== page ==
How are Go channels implemented?


After (briefly) reviewing the Go language spec, effective Go, and the Go memory model, I’m still a little unclear as to how Go channels work under the hood.

What kind of structure are they? They act kind of like a thread-safe queue /array.

Does their implementation depend on the architecture?


The source file for channels is (from your go source code root) in /src/pkg/runtime/chan.go.

hchan is the central data structure for a channel, with send and receive linked lists (holding a pointer to their goroutine and the data element) and a closed flag. There’s a Lock embedded structure that is defined in runtime2.go and that serves as a mutex (futex) or semaphore depending on the OS. The locking implementation is in lock_futex.go (Linux/Dragonfly/Some BSD) or lock_sema.go (Windows/OSX/Plan9/Some BSD), based on the build tags.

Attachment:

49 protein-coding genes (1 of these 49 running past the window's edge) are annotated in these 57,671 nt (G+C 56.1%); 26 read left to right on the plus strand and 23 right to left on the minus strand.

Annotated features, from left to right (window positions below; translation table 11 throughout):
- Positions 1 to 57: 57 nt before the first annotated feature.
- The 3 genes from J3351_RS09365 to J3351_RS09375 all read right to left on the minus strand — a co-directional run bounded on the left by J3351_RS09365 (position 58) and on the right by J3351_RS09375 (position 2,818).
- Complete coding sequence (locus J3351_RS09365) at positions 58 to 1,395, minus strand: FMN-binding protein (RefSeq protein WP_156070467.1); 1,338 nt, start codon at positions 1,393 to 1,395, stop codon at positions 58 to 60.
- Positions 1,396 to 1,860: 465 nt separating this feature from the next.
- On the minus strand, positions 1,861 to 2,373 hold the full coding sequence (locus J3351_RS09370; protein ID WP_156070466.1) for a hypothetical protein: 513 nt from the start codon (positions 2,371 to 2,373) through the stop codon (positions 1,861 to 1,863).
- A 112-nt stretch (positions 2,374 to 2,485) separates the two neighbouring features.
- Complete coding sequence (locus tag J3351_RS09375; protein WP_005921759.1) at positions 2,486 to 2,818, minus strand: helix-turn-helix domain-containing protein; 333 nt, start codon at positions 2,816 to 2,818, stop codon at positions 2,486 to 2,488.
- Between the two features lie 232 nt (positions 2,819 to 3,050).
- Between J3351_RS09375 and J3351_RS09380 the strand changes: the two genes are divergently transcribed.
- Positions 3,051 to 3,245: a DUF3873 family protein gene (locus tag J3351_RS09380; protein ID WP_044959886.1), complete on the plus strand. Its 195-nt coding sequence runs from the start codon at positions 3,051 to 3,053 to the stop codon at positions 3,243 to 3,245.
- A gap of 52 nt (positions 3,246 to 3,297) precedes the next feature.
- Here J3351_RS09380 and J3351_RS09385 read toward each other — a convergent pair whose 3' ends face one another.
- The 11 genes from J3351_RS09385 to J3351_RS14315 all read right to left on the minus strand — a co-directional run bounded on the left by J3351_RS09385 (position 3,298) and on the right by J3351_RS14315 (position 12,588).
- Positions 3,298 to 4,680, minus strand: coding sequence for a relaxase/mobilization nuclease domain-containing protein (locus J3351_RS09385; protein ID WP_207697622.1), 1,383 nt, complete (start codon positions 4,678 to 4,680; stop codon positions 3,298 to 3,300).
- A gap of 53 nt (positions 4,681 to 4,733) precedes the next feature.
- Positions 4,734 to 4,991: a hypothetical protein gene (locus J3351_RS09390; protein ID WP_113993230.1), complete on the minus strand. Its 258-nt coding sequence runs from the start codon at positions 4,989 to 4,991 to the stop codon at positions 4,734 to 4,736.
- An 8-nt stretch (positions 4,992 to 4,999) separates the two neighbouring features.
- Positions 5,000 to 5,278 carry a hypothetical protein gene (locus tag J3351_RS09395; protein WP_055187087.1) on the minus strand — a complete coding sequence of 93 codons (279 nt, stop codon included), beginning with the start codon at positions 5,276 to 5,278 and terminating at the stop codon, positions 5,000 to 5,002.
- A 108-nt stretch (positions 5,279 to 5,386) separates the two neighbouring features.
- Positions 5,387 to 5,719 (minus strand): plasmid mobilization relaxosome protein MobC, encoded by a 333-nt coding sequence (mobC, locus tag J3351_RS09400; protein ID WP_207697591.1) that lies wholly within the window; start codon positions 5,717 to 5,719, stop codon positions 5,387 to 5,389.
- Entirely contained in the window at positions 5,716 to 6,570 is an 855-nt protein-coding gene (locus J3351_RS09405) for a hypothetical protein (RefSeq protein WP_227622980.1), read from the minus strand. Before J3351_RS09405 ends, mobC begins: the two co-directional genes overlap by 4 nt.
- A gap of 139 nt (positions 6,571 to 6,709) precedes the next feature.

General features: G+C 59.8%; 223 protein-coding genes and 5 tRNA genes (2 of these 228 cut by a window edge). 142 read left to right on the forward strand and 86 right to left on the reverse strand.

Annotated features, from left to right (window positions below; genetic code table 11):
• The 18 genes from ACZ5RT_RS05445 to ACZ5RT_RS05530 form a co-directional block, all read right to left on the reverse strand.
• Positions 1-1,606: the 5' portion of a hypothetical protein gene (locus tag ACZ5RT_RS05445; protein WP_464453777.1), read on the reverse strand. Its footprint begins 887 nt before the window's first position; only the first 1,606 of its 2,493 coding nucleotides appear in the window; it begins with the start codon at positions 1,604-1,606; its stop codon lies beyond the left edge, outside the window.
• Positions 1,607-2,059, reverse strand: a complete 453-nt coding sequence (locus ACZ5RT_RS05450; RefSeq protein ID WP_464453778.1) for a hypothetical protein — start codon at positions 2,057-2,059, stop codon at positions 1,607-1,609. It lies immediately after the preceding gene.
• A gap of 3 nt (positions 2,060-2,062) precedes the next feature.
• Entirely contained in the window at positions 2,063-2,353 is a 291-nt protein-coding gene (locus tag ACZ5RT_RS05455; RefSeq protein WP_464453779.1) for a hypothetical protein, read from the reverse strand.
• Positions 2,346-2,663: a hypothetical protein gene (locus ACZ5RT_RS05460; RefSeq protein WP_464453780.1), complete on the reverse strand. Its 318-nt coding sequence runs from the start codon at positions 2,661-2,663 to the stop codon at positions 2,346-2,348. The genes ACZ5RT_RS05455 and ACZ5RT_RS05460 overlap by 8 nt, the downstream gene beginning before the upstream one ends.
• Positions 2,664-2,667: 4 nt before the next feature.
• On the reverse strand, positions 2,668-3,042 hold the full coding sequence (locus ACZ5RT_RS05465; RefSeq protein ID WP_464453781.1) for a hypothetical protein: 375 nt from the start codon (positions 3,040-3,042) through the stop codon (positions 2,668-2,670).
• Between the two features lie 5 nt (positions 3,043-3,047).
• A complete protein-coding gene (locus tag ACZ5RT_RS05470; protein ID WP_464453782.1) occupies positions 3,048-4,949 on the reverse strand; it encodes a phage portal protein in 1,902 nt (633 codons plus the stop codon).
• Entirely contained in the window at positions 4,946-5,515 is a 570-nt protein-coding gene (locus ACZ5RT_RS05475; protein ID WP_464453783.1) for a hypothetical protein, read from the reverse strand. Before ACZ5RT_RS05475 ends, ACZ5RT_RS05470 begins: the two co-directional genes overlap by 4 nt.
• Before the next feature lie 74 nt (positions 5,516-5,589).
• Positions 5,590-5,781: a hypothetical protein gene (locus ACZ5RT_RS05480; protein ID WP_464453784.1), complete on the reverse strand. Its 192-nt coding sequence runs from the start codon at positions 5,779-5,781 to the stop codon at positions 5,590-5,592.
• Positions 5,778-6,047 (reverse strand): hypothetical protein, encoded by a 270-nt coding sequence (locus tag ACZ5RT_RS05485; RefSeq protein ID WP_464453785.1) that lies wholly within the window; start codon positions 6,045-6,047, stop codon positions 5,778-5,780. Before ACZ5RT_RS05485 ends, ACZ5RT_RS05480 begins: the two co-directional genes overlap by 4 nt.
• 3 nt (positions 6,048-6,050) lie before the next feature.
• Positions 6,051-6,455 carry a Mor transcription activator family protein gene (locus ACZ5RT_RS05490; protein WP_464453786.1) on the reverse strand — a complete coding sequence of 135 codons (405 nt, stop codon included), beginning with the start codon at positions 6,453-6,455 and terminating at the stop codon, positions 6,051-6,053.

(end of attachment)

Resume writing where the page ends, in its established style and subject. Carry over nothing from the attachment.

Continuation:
Channel operations are all implemented in this chan.go file, so you can see the makechan, send and receive operations, as well as the select construct, close, len and cap built-ins.

For a great in-depth explanation on the inner workings of channels, you have to read Go channels on steroids by Dmitry Vyukov himself (Go core dev, goroutines, scheduler and channels among other things).

Answered By – mna

Answer Checked By – David Marino (GoLangFix Volunteer)

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